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Melt and dispel, ye spectre doubts that roll
Cimmerian darkness on the parting soul!
Fly, like the moon-eyed herald of dismay
Chased on his night-steed by the star of day!
The strife is o'er—the pangs of nature close,
And life's last rapture triumphs o'er her woes.
Hark! as the spirit eyes, with eagle gaze,
The noon of heaven undazzled by the blaze,
On heavenly winds that waft her to the sky,
Float the sweet tones of star-born melody;
Wild as that hallowed anthem sent to hail
Bethlehem's shepherds in the lonely vale,
When Jordan hushed his waves, and midnight still
Watched on the holy towers of Zion hill.—



When the sun is laid in bis purple shroud

Bathed by the dews of the sea,
And the moon's pale light through her fleecy cloud,

Shines dimly over me;
In an hour so still the whispering sigh

Of winds breathed o'er the wave,

And to list to the sea bird's funeral cry,
Over the warrior's grave!

Are dearer to me, than the flaunting ray

The glorious sun shoots down
From his sapphire throne in the blaze of day,

Girt with the diamond crown.
O'er mountain and vale, o'er yon misty deep,

O'er man—the lord of all,
This balmiest hour hath poured her sleep,

And spread her drowsy pall.

Oh 1 now to the young enthusiast's soul

Rise aspirations high,
Flung on the rocks, o'er the ceaseless roll,

Of dark immensity.
A blighted heart—and a sleepless eye,

May now step forth unseen,
And wake from their slumber its visions of joy,

On memory's pageant scene.

Each pinnacle crag seems a lordly tower,

Turret, and donjon fence, And each hawthorn glade hath its roseate bowers

Of love—and innocence.

Though wisdom reprove it, let fancy's power

Still chain me to her throne;
Still dear to this heart be the evening hour,

And moonlight—all my own.



St Leon having ruined himself and family by gambling, seeks refuge for his wife and children in foreign countries, frequently enduring the most appalling calamities and distressing privations.

Godwin's Histoey or His Travels.

Time, Twilight. Scene, The interior of a Cottage.


The dreadful thunder storm at length is past;
May God forgive the doubtfulness that swept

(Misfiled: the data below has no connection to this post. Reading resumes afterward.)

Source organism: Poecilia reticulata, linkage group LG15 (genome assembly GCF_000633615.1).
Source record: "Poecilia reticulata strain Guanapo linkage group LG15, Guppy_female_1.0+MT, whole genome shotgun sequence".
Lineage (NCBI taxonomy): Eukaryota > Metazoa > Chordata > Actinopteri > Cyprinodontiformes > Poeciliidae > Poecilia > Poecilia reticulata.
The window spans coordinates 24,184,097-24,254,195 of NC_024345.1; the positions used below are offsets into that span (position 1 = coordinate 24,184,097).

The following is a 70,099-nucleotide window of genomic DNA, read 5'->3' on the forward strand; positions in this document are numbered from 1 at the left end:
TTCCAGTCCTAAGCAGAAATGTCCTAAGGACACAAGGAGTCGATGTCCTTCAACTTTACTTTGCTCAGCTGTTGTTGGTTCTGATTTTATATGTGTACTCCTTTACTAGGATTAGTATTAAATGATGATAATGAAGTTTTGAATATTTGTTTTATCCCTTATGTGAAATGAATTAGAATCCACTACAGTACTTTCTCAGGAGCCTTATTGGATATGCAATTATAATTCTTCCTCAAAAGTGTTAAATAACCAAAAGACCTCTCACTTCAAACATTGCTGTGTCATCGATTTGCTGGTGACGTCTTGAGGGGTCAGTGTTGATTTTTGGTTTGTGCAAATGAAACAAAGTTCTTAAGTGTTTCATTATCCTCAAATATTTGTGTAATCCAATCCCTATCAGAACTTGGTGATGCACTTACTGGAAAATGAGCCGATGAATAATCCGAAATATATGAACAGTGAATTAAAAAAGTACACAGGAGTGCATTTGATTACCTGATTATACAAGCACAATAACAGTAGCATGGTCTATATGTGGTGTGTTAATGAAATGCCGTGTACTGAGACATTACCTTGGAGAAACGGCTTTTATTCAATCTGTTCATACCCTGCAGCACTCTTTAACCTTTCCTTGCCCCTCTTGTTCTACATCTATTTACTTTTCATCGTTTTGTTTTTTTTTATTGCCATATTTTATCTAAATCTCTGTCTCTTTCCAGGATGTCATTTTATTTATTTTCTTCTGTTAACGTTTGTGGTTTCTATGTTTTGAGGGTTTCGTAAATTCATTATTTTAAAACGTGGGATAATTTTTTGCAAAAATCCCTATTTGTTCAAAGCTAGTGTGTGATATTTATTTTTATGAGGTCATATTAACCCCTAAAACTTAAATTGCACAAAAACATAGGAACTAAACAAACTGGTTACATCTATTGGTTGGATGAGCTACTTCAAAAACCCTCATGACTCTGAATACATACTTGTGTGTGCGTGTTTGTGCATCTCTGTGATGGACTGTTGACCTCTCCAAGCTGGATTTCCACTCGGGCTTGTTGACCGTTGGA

In sinful murmurings through my troubled breast;
—I doubt not the benevolence of heaven!

(Looks out at a lattice.)

The gloomy clouds disperse along the sky,

And all is stillness in the open air;

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I see again the mountain's lofty brow
Rising sublime above the forest-shades,
Distant from which, along the shore extends
The level ocean's yet unbroken blue.
When will the moon arise? Its silver smiles
Will soften down the terrors of the scene,
And safer light St Leon to his home.

(She goes to a lamp.)
How very pale this flickering lamp now burns;
Its yellow rays scarce reach the dusky floor,
Blending its mist and gloominess around;
It is indeed a melancholy sight 1
An emblem, as 'tis said, of human hope
Suspended in our sepulchre of care.
Yet will I not repine—urged on by fate,
"Pis ours to wander thus from place to place,
Ruined—despised: the father hath undone
The offsprings of our love—the tempter's art
Ensnared him to lay waste in madd'ning zeal,
Their fortunes i' the world; so our wretched lives
We pine away in penance for the past—
Helpless—and sad; and oft in silent night,
When tears bedew the pillow of my grief,
The voice of duty whispers in mine ear,
—I, as a mother, should be calm and firm;
Meanwhile my children, with dejected mien,

Raising to me their sweet affectionate eyes,
Lisp gentle words, and wear deceiving smiles,
And silent hunger for their daily bread.
St Leon—still I love to breathe his name,
And will upbraid it not—where—where art thou?
Heaven grant amidst the fury of the storm,
When elements the elements assailed,
Like unfed lions battling for their prey,—
Thy all-protecting mercy, like a shield,
Guarded a being, whose most sinful deeds
Have been atoned by all our bitterest tears.
Soft—there are footsteps on the terrace now;
I'll meet him smiling—since the smile of love
Can soothe to peace the troubled brow of thought,
And all the pangs that rend an aching heart.

{Enter St Leon.)


Once more returned—I hasten to receive
Affections sweet—thy beautiful embrace.
How is it with thee now?


'Tis well—quite well!

Time hung a little heavy as it should,

In absence such as thine—of thee I thought,

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